You are here

Europe: Trade deal optimism boosts shares as exporters rally

SL_US-China_090119_16.jpg
European shares rose on Wednesday, driven by the export-oriented autos and tech sectors, as optimism grew that the United States and China could avoid a full-blown trade war that would worsen the slowdown in the global economy.

[MILAN] European shares rose on Wednesday, driven by the export-oriented autos and tech sectors, as optimism grew that the United States and China could avoid a full-blown trade war that would worsen the slowdown in the global economy.

The pan-European Stoxx 600 hit a three-week high in early deals before trimming gains to close 0.5 per cent higher. Britain's FTSE 100 touched a five-week high, ending the day up 0.7 per cent, and Germany's DAX rose 0.8 per cent.

"My scenario is that of an economic slowdown but I expect things to get gradually better following a brutal 2018 dominated by tariffs and very harsh commercial rhetoric," said Roberto Lottici, fund manager at Italy's Banca Ifigest.

Chinese and US teams ended trade talks in Beijing on Wednesday after an extension.

sentifi.com

Market voices on:

But the US trade representative's statement underwhelmed investors, sending stocks to a session low.

The USTR office said China pledged to purchase "a substantial amount" of agricultural, energy and manufactured goods and services from the United States.

European equities recorded their worst year in a decade in 2018 but so far this year they are up three percent. A trade deal could make investors more upbeat over company earnings as the fourth quarter earnings season gets under way.

"From a technical standpoint, we do think the market was looking very very oversold as of two weeks ago which was giving a fairly good buy signal and I think that's what's happening now," said Emmanuel Cau, head of European equity strategy at Barclays.

Autos rose 2.4 per cent, making them the biggest sectoral gainer. Shares in Daimler and BMW, which both produce cars in the United States for the Chinese market, rose 3 and 1 per cent respectively.

Fiat Chrysler added 2.9 per cent after a Reuters report said the Italian-American carmaker was nearing a settlement to resolve US allegations in a diesel emission case.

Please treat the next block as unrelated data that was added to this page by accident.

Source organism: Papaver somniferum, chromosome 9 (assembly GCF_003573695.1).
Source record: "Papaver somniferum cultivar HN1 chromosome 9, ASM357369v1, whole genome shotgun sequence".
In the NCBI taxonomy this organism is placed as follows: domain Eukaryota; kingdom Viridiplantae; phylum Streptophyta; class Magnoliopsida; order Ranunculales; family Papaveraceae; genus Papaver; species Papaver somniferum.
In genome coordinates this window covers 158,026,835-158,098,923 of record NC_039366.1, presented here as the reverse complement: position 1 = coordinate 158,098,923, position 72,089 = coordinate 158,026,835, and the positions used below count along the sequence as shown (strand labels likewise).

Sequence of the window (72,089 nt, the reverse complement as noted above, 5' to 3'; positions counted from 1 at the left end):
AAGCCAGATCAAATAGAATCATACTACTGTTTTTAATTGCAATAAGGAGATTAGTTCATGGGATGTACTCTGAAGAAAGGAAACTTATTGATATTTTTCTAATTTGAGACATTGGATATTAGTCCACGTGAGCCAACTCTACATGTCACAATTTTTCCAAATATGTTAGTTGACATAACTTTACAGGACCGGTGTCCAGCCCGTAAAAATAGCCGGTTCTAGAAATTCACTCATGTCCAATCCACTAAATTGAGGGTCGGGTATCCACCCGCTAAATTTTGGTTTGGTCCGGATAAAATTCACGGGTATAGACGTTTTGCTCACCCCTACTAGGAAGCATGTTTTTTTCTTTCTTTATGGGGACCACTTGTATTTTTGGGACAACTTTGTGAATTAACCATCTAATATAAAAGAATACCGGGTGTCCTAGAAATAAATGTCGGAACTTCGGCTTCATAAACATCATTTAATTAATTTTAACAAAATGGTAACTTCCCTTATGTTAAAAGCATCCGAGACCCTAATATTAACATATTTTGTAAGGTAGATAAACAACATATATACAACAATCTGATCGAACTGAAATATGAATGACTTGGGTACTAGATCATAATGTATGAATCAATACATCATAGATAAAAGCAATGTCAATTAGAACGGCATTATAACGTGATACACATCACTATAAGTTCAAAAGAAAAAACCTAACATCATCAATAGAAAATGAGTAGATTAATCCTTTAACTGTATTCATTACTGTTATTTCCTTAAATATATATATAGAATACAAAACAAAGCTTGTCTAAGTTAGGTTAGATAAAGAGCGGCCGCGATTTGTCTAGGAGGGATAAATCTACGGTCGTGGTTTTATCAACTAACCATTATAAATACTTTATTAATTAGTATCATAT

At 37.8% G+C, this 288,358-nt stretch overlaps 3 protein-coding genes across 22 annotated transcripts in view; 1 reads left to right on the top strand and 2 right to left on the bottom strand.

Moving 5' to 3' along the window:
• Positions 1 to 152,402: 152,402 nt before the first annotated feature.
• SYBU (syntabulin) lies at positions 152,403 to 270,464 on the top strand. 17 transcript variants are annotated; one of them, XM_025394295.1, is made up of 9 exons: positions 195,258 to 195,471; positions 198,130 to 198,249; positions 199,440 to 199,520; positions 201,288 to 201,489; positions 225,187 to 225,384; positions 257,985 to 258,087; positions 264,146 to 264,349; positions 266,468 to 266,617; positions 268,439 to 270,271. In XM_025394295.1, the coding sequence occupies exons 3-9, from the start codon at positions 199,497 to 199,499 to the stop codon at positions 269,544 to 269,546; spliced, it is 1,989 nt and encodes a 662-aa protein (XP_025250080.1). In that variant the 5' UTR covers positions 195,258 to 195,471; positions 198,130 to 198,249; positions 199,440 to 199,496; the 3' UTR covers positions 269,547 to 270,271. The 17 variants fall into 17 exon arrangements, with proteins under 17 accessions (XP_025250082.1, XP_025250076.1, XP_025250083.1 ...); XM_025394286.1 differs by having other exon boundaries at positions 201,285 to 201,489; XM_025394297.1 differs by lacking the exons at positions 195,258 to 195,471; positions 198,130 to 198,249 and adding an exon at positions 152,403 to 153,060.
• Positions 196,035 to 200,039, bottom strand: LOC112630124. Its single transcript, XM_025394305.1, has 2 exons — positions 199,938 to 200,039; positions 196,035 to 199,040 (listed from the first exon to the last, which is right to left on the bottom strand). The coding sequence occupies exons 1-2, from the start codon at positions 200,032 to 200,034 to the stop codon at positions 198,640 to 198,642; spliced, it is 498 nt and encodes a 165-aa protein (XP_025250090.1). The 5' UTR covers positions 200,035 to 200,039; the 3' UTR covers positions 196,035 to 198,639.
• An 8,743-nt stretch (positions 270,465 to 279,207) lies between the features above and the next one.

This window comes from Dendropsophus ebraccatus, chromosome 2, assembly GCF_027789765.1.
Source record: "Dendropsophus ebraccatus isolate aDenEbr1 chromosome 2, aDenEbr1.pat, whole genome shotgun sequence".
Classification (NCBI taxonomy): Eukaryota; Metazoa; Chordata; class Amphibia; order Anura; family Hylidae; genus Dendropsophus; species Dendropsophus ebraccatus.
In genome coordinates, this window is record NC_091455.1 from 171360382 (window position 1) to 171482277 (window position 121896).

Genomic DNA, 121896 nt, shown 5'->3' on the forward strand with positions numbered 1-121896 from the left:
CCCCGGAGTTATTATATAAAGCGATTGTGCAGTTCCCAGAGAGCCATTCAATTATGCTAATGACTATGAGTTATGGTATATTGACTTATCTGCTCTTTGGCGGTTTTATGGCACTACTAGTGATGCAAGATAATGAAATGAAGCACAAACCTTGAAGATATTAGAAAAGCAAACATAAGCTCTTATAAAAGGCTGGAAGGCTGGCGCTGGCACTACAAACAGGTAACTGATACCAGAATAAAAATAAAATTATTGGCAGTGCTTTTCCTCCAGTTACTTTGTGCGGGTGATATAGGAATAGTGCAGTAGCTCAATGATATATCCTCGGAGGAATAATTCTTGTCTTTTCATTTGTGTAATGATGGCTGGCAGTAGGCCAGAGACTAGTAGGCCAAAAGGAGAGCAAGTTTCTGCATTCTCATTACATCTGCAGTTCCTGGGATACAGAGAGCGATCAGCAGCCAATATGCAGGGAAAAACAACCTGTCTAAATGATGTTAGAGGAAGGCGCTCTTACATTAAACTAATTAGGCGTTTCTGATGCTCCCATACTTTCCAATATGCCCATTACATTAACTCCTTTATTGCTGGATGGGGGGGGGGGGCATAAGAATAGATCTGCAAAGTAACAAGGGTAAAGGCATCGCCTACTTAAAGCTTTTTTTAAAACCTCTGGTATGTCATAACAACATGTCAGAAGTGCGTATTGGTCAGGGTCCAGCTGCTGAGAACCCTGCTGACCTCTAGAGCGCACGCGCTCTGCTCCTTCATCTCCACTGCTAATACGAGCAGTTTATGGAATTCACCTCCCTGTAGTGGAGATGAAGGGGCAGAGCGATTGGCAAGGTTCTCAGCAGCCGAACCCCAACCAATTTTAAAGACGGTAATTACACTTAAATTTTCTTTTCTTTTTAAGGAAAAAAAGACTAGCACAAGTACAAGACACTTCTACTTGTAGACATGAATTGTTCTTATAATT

Car parts makers Faurecia and Valeo also climbed 6.4 and 5.8 per cent.

Tech stocks gained 2.2 per cent as the upbeat mood around trade helped investors shrug off reports that US tech giant Apple had cut planned first-quarter production for its three new iPhones.

The sector had already fallen sharply last week on the back of Apple's first sales warning since the iPhone launch in 2007. A senior White House adviser said last week Apple sales should recover once Washington strikes a trade deal with Beijing.

Spain's IBEX lagged peers, ending the day down 0.3 per cent.

Telefonica was a big weight, down 1.8 per cent after Costa Rican authorities raided the offices of two of its subsidiaries as part of an investigation into alleged tax fraud of at least US$2 million.

Also falling was German telecoms firm 1&1 Drillisch, down 6.5 per cent after Macquarie cut their rating on the stock to "neutral".

"1&1 Drillisch may enter the German spectrum and capex spend cycle with an uncertain returns outlook," analysts at the Australian bank wrote.

Dealmaking moved some shares.

French appliances firm SEB shot up 10 per cent to the top of the Stoxx after it acquired US-based coffee equipment maker Wilbur Curtis, with analysts saying the professional coffee machine segment was enjoying high profitability.

Italian peer DeLonghi was up 3.5 per cent.

Elsewhere the focus was on earnings updates.

TGS shares hovered around flat after the Oslo-listed seismic surveyor posted a smaller-than-expected increase in quarterly revenues and cautioned on exploration spending this year.

Britain's No.3 housebuilder Taylor Wimpey jumped 6.2 per cent after saying indicators for 2019 sales were solid.

Overall, fourth-quarter earnings for Europe are expected to have risen 7.1 per cent on revenues up 4.5 per cent, according to Refinitiv data.

REUTERS